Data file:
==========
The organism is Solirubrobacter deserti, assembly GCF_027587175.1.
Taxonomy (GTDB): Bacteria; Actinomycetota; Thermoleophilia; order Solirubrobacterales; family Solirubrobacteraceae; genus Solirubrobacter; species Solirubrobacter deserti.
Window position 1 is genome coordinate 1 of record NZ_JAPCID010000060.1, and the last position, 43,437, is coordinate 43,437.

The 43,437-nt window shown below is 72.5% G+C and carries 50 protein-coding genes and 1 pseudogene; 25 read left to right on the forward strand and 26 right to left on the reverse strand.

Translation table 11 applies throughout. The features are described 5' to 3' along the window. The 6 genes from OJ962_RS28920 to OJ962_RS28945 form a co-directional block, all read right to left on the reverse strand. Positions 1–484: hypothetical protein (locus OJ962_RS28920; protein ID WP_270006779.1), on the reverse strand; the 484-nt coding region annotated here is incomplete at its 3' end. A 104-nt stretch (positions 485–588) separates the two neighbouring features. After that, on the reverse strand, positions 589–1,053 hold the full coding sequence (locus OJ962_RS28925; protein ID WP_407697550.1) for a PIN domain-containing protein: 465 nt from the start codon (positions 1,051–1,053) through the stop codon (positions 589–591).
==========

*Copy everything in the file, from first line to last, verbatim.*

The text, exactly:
The organism is Solirubrobacter deserti, assembly GCF_027587175.1.
Taxonomy (GTDB): Bacteria; Actinomycetota; Thermoleophilia; order Solirubrobacterales; family Solirubrobacteraceae; genus Solirubrobacter; species Solirubrobacter deserti.
Window position 1 is genome coordinate 1 of record NZ_JAPCID010000060.1, and the last position, 43,437, is coordinate 43,437.

The 43,437-nt window shown below is 72.5% G+C and carries 50 protein-coding genes and 1 pseudogene; 25 read left to right on the forward strand and 26 right to left on the reverse strand.

Translation table 11 applies throughout. The features are described 5' to 3' along the window. The 6 genes from OJ962_RS28920 to OJ962_RS28945 form a co-directional block, all read right to left on the reverse strand. Positions 1–484: hypothetical protein (locus OJ962_RS28920; protein ID WP_270006779.1), on the reverse strand; the 484-nt coding region annotated here is incomplete at its 3' end. A 104-nt stretch (positions 485–588) separates the two neighbouring features. After that, on the reverse strand, positions 589–1,053 hold the full coding sequence (locus OJ962_RS28925; protein ID WP_407697550.1) for a PIN domain-containing protein: 465 nt from the start codon (positions 1,051–1,053) through the stop codon (positions 589–591).